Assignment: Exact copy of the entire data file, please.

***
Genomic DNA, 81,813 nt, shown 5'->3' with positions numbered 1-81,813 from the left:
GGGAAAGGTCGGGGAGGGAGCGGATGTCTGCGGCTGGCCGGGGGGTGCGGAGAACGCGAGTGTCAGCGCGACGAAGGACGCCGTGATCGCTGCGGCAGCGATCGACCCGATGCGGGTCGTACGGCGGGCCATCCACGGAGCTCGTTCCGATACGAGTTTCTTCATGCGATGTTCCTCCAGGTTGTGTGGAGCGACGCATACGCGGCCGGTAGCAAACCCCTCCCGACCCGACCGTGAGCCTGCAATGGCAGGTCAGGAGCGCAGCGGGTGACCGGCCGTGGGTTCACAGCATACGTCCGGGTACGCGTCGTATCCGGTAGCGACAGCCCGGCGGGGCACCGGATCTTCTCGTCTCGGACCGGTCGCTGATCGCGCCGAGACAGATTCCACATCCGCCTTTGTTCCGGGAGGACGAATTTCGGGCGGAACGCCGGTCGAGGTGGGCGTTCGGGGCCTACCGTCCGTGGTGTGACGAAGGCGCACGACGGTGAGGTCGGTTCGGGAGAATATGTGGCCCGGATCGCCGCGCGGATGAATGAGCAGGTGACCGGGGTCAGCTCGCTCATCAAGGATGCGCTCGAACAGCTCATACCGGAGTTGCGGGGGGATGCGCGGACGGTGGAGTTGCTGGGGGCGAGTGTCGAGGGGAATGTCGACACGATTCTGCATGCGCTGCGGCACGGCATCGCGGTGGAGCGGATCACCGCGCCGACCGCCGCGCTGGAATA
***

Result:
Genomic DNA, 81,813 nt, shown 5'->3' with positions numbered 1-81,813 from the left:
GGGAAAGGTCGGGGAGGGAGCGGATGTCTGCGGCTGGCCGGGGGGTGCGGAGAACGCGAGTGTCAGCGCGACGAAGGACGCCGTGATCGCTGCGGCAGCGATCGACCCGATGCGGGTCGTACGGCGGGCCATCCACGGAGCTCGTTCCGATACGAGTTTCTTCATGCGATGTTCCTCCAGGTTGTGTGGAGCGACGCATACGCGGCCGGTAGCAAACCCCTCCCGACCCGACCGTGAGCCTGCAATGGCAGGTCAGGAGCGCAGCGGGTGACCGGCCGTGGGTTCACAGCATACGTCCGGGTACGCGTCGTATCCGGTAGCGACAGCCCGGCGGGGCACCGGATCTTCTCGTCTCGGACCGGTCGCTGATCGCGCCGAGACAGATTCCACATCCGCCTTTGTTCCGGGAGGACGAATTTCGGGCGGAACGCCGGTCGAGGTGGGCGTTCGGGGCCTACCGTCCGTGGTGTGACGAAGGCGCACGACGGTGAGGTCGGTTCGGGAGAATATGTGGCCCGGATCGCCGCGCGGATGAATGAGCAGGTGACCGGGGTCAGCTCGCTCATCAAGGATGCGCTCGAACAGCTCATACCGGAGTTGCGGGGGGATGCGCGGACGGTGGAGTTGCTGGGGGCGAGTGTCGAGGGGAATGTCGACACGATTCTGCATGCGCTGCGGCACGGCATCGCGGTGGAGCGGATCACCGCGCCGACCGCCGCGCTGGAATA